Drinking a glass of water first thing in the morning replenishes your fluids after a night's sleep and kicks off healthy hydration for the day. Some fresh-squeezed lemon juice in your water may make it more palatable; while some holistic health advocates claim it can cleanse your colon, assisting the bowels in eliminating toxins and decreasing gas and bloating, most doctors -- such as Elizabeth Matzkin, chief of women's sports medicine at Harvard Medical School -- say there's no scientific evidence to support this claim, and the body is able to effectively remove toxins itself. Speak to your doctor before beginning any detox or cleansing routine.
Pour yourself a glass of water upon waking and before eating. Whether you use cold water, room temperature water or warm water doesn't make a difference. A glass of water could be 8 ounces, or it could be 16 ounces. There's no daily recommended intake for water; the Institute of Medicine set an adequate intake for men and women of 15 cups and 11 cups of fluids, respectively. This is the total amount of fluid from all beverages, including water, and food. Drinking 1 or 2 cups first thing in the morning makes it easier to reach those recommendations.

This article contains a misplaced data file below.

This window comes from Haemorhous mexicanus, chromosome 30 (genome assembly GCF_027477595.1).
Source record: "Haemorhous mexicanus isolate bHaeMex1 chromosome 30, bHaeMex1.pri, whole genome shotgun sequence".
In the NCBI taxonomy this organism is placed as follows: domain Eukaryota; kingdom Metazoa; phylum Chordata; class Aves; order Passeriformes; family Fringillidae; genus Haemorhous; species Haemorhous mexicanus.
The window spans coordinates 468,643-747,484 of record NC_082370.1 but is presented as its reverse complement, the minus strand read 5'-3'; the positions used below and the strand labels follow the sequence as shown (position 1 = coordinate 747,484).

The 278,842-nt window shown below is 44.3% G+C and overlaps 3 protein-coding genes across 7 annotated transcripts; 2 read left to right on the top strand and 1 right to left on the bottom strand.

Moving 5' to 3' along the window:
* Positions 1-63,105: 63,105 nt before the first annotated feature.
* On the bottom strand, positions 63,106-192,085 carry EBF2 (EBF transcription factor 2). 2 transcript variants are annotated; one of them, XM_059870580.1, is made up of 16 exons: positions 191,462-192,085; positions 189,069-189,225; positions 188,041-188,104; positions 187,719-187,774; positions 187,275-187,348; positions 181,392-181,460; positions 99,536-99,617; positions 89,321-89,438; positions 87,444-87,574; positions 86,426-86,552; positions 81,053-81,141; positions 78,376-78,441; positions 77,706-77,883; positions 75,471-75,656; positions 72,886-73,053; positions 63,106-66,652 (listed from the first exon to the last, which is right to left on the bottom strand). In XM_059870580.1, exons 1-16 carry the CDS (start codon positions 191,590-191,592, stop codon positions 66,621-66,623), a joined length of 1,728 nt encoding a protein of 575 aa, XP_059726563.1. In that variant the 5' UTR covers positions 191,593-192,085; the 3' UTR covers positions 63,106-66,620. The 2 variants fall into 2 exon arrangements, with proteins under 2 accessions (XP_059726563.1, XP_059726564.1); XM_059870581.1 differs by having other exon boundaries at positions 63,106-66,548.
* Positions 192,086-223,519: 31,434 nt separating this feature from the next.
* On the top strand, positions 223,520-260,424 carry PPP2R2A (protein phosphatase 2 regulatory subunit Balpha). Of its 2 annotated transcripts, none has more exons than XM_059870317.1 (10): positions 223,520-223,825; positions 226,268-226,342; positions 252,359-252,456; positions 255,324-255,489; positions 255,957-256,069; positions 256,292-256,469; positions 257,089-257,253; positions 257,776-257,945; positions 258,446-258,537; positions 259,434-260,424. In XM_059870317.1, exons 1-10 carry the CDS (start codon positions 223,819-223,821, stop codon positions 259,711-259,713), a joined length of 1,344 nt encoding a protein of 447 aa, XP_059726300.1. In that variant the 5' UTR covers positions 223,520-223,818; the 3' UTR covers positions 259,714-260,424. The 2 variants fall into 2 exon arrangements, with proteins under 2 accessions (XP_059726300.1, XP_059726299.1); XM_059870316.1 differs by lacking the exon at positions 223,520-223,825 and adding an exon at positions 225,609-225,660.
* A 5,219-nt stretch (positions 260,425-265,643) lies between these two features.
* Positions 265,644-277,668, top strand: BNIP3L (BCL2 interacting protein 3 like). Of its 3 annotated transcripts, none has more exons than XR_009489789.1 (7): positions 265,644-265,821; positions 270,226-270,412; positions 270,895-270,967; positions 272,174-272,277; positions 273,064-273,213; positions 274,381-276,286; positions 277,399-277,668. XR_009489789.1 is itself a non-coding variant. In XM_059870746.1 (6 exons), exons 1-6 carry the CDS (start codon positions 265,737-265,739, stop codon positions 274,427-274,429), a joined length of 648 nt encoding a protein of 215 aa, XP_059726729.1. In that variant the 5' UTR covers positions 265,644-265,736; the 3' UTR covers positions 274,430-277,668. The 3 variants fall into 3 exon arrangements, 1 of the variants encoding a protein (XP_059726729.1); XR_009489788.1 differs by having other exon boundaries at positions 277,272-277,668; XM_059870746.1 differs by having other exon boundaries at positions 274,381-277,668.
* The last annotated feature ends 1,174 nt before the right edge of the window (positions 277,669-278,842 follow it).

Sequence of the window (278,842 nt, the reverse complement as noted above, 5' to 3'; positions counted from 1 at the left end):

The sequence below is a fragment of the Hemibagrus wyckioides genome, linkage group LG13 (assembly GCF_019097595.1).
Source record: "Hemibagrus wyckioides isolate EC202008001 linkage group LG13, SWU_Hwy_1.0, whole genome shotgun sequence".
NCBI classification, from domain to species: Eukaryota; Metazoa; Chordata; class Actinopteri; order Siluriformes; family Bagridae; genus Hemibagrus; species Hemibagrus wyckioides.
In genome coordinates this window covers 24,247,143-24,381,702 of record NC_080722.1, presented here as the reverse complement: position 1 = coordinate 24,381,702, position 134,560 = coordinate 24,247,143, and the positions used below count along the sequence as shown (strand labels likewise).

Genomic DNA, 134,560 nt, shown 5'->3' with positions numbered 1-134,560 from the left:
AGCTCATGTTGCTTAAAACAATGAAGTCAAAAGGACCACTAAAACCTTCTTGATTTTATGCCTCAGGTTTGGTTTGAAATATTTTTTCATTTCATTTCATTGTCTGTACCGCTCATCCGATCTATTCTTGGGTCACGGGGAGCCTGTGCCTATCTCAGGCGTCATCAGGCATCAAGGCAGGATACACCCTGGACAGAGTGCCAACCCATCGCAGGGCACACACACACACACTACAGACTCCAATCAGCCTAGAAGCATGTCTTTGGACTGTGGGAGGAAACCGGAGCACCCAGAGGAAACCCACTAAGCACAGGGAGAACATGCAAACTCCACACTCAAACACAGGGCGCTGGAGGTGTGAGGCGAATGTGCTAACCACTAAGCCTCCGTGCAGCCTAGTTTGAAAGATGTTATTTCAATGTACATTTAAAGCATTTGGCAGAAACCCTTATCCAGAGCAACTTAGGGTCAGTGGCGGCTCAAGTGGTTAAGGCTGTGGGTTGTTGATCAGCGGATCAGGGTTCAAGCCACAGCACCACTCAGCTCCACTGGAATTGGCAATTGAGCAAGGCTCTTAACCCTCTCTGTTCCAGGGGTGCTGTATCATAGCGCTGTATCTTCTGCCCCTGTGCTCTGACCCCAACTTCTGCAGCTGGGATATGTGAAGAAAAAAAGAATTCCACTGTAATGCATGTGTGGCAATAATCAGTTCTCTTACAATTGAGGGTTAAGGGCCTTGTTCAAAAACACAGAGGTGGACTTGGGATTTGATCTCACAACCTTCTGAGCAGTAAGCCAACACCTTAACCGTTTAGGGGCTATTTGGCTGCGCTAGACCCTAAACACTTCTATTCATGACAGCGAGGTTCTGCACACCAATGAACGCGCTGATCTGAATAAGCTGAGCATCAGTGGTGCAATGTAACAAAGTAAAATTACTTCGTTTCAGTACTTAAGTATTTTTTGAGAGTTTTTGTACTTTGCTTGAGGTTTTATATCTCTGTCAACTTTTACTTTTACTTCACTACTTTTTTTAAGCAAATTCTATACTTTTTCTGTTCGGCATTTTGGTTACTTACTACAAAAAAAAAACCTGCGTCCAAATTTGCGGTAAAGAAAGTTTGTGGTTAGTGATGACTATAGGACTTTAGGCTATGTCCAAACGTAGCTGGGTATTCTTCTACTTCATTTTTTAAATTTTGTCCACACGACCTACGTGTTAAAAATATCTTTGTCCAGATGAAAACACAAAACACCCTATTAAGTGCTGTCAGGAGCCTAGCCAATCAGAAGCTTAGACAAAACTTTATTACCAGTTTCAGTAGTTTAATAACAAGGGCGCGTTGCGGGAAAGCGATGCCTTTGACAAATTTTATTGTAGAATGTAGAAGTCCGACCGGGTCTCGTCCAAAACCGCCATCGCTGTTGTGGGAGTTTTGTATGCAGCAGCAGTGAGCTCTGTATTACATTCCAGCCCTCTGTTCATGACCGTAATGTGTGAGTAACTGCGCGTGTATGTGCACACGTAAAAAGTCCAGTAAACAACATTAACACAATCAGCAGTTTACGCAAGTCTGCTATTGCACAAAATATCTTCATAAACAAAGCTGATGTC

Rinse your lemon under running water to remove dirt or pesticides.
Slice the lemon in half. Use a citrus reamer to extract the juice, or just use your hands. Use one-half or a whole lemon, based on your preference. Squeeze the juice directly into the glass of water, or pour it from the reamer into the glass.
Drink the entire glass of water with lemon juice. Wait an hour or two before eating breakfast, or follow your lemon water with breakfast.
Room temperature lemons are not as firm as lemons straight from the refrigerator and may be easier to squeeze. You can store lemons at room temperature for about a week; for longer storage times, place them in a sealed plastic bag in the refrigerator. You can take one out and pop it in the microwave for 20 to 30 seconds before juicing it.
Lemon juice is a good source of vitamin C. The juice of one whole lemon provides 18 milligrams, almost 30 percent of the daily value.
Drinking a glass of water with lemon juice in the morning has no negative side effects, unless you use it to replace meals or go without food for long periods, which can lead to fatigue and nutrient deficiencies.
Cleansing diets that advise this regimen are fad diets and not recommended by the Academy of Nutrition and Dietetics as safe or effective.